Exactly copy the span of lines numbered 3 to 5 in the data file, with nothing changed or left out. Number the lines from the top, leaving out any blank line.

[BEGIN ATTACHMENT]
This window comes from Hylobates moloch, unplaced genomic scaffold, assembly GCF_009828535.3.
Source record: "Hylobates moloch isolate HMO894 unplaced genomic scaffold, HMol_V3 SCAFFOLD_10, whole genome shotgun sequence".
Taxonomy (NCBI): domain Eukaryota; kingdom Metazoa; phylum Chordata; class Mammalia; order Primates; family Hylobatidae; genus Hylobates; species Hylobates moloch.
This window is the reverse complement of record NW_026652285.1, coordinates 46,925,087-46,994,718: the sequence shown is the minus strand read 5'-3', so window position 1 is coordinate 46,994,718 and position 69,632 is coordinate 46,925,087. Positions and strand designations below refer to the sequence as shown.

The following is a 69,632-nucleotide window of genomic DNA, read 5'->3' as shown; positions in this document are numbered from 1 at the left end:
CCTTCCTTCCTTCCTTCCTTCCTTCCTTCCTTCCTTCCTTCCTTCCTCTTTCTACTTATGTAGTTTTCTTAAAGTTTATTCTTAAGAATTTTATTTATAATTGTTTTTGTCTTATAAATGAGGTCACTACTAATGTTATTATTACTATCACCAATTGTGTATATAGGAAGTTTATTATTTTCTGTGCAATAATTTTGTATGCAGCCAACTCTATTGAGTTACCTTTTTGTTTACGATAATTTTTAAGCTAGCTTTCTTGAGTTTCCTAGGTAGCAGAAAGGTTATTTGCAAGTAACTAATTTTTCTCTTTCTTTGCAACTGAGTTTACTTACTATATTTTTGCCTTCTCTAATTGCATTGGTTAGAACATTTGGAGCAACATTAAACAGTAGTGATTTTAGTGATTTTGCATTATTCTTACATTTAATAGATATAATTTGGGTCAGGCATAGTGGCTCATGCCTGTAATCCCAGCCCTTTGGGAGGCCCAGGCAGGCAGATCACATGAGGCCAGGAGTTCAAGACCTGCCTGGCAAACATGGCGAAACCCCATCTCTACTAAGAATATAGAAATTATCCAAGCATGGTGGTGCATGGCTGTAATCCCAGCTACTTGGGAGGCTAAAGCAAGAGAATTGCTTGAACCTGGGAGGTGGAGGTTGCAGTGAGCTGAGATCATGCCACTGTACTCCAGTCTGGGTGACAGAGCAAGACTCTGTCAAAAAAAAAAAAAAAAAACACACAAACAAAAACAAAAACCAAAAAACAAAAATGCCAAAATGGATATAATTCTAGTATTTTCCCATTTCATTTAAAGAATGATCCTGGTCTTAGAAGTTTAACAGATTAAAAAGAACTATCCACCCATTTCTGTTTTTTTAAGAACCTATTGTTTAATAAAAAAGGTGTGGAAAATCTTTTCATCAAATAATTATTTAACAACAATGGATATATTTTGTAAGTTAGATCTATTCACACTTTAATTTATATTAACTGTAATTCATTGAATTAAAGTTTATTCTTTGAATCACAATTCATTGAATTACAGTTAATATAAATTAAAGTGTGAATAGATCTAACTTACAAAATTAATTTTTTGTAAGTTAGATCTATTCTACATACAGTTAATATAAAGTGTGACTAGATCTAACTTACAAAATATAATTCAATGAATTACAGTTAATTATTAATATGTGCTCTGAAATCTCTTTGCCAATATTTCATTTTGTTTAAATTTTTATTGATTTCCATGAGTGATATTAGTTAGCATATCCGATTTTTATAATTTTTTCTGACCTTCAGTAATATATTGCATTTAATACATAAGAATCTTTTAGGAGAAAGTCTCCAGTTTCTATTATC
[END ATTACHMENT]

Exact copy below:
Taxonomy (NCBI): domain Eukaryota; kingdom Metazoa; phylum Chordata; class Mammalia; order Primates; family Hylobatidae; genus Hylobates; species Hylobates moloch.
This window is the reverse complement of record NW_026652285.1, coordinates 46,925,087-46,994,718: the sequence shown is the minus strand read 5'-3', so window position 1 is coordinate 46,994,718 and position 69,632 is coordinate 46,925,087. Positions and strand designations below refer to the sequence as shown.

The following is a 69,632-nucleotide window of genomic DNA, read 5'->3' as shown; positions in this document are numbered from 1 at the left end: